Another poem in the collection, ‘The Woman Who Shopped’, is an interesting criticism of capitalism and the commodification of women and their bodies. The first section of the poem is a seemingly never-ending list of someone’s wants, ‘wanted a wedding, a wedding dress, groom, married him, wanted
a honeymoon, went on one’. The second part of the poem sees the women in
question transformed into some sort of department store, portraying how excess can affect the self but also perhaps depicting the damaging effects of
objectifying and commoditizing women’s bodies, as Duffy states that ‘crowds
would queue overnight at her cunt, desperate for bargains’. The use of metaphor throughout the entire collection was a clever way to force the reader to reconsider aspects of our society and particularly the role of women as often impossibly hyperbolic situations were given a real meaning which made me think differently about the topics in discussion.

Perhaps my favourite poem in the collection is ‘Loud’ as Duffy uses it to deal with real-life issues head on, preceding the poem with the statement that ‘Parents with mutilated children have been turned away from the empty hospital and told to hire smugglers to take them across the border to
Quetta, a Pakistani frontier city at least six hours away by car.’ It’s so
important that creators of art use their voices to help tackle issues going on
in the world and Duffy’s decision to include this statement in the collection
is brilliant as it forces the reader to acknowledge that the things in this
poem, and in all of the other poems, are truly happening, providing no escape from this fact. The poem itself is also great as it
portrays a woman who finds her voice as a result of the issues Duffy makes the reader aware of. Finding your voice is something I feel a lot of women remember experiencing whether that’s through reading a book, talking to a teacher or parent, social media or, as it so happens in this poem, through something that makes you so angry that you are determined to find your voice in order to change it. I remember the moment I found my voice and this poem reminded me of that. ‘Now she was loud’ Duffy writes, epitomizing the change that takes place in a woman when they realize what they should be fighting for.

Feminine Gospels as a collection is empowering and inspiring and I am so glad that this text and many of Duffy’s others are studied at schools as this is the type of text that could really enable a young person to find their voice and motivate a generation to try and change the world. In terms of poetry it’s pretty easy to read so I would definitely give it a go if you haven’t already and are looking to widen the types of texts you read like me!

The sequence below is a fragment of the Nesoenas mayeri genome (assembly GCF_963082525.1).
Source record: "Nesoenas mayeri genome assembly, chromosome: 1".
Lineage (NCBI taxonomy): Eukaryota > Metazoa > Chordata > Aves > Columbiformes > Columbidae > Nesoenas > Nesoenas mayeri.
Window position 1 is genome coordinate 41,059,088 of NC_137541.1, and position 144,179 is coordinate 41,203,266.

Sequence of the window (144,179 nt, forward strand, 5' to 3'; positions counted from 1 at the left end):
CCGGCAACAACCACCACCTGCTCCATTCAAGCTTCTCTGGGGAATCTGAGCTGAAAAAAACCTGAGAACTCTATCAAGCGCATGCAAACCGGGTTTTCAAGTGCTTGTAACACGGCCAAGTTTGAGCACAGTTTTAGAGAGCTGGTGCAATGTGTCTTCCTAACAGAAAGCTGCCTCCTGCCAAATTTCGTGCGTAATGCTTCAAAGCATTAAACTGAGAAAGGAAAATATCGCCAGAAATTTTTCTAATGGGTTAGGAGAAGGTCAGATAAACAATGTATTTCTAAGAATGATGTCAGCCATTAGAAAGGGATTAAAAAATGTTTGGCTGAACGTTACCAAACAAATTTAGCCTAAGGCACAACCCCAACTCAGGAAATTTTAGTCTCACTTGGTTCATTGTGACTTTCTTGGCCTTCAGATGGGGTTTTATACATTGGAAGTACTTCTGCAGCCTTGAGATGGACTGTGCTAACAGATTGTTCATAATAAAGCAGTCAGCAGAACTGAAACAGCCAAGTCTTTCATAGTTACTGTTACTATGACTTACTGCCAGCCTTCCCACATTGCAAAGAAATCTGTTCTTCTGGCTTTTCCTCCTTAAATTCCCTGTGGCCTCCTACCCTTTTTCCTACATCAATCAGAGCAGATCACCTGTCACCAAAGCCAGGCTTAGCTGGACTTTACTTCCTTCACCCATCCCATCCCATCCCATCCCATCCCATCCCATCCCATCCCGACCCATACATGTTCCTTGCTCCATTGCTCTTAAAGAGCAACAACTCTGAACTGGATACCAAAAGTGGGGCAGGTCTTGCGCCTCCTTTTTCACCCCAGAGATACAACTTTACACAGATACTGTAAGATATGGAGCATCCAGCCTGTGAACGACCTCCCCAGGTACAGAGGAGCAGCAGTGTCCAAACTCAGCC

One of our lovely new reps Megan Ryder-Maki (@ixxmcmxl on Twitter) told me about her views of the poetry collection:

‘Carol Ann Duffy’s collection is a powerful depiction of the inequalities and injustices women have faced throughout history to present day. Duffy challenges The Gospel Truth in her title alone, an account created and
historically taught by men. However, she does not exclude men from her poetry collection. Instead, she focuses on the female form and transcends reality entirely in poems such as ‘The Woman Who Shopped’ and ‘Map Woman’. This gives us an example of the perception and sexualisation of women in a metaphorical and symbolic way rather than simply isolating and blaming men. The shocking but powerful collection is one of my favourites from Duffy and for those who read it, you will never forget it!’

For the month of December we will be reading Oranges Are Not the Only Fruit by Jeanette Winterson, a semi-autobiographical novel about growing up as a lesbian within a religious family and community. I’ve chosen this book, with the help of some of the other GA reps, because Winterson is a truly inspiring woman within the literary community and generally as she
uses her literature to explore topics within and surrounding intersectional
feminism and this is a book that I’ve wanted to read for a while about important real-life experiences.

I’d love it if you want to get involved in reading this novel over the next month! One of the reasons I’ve decided to read it now is because it’s fairly short at under 200 pages and I know December is a busy month for everyone, including me, so I hope this encourages you to join in. Plus, the first Sunday of January falls on the 7th, which gives you even more time to read the book! Remember if you do decide to read this month’s book you can contribute your thoughts to the discussion section of our GoodReads page (https://www.goodreads.com/topic/show/19084704-december–oranges-are-not-the-only-fruit) or email us at girlsagainstbookclub@gmail.com
with your thoughts to be featured in next months post!

Written by Alice Porter (@aliceporterx on Twitter).